As a fiction writer, conversations with parts-of-myself feel a little less woo and more common than perhaps most people might find. If writing our conversations between two characters for a scene is ‘normal’ then writing out from “future, confident me” to “current, worried me” really isn’t so much of a stretch.
I’ll begin with the cognitive side of the story.
From the scientific side, journaling has a few benefits. Writing uses a different part of the brain; even typing versus handwriting can use different pathways. Connections between brain areas is basically how we learn, how we grow, how life shifts. Especially when we’re trying to bring about a change, using different behaviours, tools, brain areas is a huge benefit.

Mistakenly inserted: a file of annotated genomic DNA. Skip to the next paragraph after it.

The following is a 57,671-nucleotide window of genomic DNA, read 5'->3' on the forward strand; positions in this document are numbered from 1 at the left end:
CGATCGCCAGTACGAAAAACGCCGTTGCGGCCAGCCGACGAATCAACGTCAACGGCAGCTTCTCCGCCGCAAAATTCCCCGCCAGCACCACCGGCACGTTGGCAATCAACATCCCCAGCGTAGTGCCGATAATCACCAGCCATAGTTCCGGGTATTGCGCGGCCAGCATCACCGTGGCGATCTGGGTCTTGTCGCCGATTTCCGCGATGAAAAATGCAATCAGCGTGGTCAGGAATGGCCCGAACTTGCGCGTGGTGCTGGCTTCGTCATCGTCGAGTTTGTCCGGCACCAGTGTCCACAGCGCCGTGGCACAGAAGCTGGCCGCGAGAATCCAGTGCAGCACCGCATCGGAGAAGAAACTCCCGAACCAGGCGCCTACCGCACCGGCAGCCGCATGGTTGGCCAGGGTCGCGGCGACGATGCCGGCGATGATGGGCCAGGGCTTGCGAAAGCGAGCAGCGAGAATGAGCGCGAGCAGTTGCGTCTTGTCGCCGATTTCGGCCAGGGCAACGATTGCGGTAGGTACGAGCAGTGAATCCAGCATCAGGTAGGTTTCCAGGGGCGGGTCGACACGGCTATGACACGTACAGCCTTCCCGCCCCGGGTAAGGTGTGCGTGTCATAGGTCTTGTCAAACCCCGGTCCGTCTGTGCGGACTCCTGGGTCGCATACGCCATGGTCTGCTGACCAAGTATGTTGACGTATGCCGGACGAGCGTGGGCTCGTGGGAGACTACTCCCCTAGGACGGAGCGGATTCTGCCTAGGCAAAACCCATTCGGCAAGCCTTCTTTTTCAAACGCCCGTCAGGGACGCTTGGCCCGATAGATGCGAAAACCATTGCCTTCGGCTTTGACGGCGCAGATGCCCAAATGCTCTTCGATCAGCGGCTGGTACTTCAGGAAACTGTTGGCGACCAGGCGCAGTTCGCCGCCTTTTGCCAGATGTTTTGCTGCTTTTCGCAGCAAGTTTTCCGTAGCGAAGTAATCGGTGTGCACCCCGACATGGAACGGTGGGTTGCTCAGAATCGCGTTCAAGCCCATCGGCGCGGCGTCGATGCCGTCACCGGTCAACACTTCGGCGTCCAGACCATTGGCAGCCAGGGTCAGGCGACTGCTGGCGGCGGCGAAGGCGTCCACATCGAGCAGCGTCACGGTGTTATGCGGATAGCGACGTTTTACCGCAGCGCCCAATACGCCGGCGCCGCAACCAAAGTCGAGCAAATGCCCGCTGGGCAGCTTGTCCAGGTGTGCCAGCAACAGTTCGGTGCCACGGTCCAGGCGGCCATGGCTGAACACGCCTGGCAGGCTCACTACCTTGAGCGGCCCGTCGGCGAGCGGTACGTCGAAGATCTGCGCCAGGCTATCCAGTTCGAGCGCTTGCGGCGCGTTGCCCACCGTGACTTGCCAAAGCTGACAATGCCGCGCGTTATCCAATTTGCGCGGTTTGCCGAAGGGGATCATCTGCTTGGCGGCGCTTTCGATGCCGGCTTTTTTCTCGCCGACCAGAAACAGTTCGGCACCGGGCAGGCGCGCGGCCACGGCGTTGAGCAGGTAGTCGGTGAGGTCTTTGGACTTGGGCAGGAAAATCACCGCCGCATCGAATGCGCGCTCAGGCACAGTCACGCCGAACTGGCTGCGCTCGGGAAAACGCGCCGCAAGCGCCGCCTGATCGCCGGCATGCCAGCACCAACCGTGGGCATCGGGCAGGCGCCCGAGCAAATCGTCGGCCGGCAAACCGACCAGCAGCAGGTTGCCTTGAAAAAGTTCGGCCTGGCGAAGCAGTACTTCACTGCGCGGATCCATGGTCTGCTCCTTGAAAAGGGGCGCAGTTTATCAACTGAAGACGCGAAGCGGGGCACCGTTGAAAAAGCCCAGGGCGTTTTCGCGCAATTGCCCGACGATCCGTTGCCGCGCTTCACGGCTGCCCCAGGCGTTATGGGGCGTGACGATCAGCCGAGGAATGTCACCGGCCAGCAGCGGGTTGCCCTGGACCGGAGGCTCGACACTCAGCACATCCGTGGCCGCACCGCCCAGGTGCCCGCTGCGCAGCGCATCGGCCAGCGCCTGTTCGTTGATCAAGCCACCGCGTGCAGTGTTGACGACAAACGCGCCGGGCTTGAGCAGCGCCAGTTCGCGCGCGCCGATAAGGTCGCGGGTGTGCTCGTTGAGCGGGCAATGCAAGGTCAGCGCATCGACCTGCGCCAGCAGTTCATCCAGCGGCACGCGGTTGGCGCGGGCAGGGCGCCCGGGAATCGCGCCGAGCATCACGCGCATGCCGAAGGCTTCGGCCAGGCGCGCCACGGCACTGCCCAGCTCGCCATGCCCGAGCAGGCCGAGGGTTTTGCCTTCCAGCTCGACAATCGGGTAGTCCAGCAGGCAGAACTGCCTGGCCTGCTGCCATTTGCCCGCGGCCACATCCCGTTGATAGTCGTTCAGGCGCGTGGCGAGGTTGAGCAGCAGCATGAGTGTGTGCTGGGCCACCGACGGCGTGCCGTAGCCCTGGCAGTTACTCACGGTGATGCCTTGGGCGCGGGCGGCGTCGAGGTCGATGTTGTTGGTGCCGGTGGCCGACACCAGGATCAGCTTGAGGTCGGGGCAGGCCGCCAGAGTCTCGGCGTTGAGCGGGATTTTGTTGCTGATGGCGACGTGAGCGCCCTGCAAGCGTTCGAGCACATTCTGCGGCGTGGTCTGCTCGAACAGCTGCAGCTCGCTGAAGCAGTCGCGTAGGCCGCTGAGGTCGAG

From gestalt therapy to just our own experience of keeping a diary as a kid… We instinctively know that writing can be helpful, that it can unlock something.
Recent studies mostly found that expressive writing boosts the narrative coherence of stress (i.e. we can understand and handle stress better) and impacts our health and resilience; the ability to cope with difficulty. Writing in this way is a form of emotional processing or adaptive “meaning-making” (Park, Ayduk, & Kross, 2015) which allows us to take a mental step-back called “self-distancing.”
With that little introduction done, I’d like to introduce you to someone.
The side explaining… my ‘Fear called Kitten’
Kitten is my neutral-positive spin on something often seen as a ‘bad’ thing. Those negative inner voices. Some people call them inner demons or devils. Michelle calls them vampire voices. Havi calls them monsters. In the sphere of cognitive therapy, we call them Unhelpful Thinking Styles.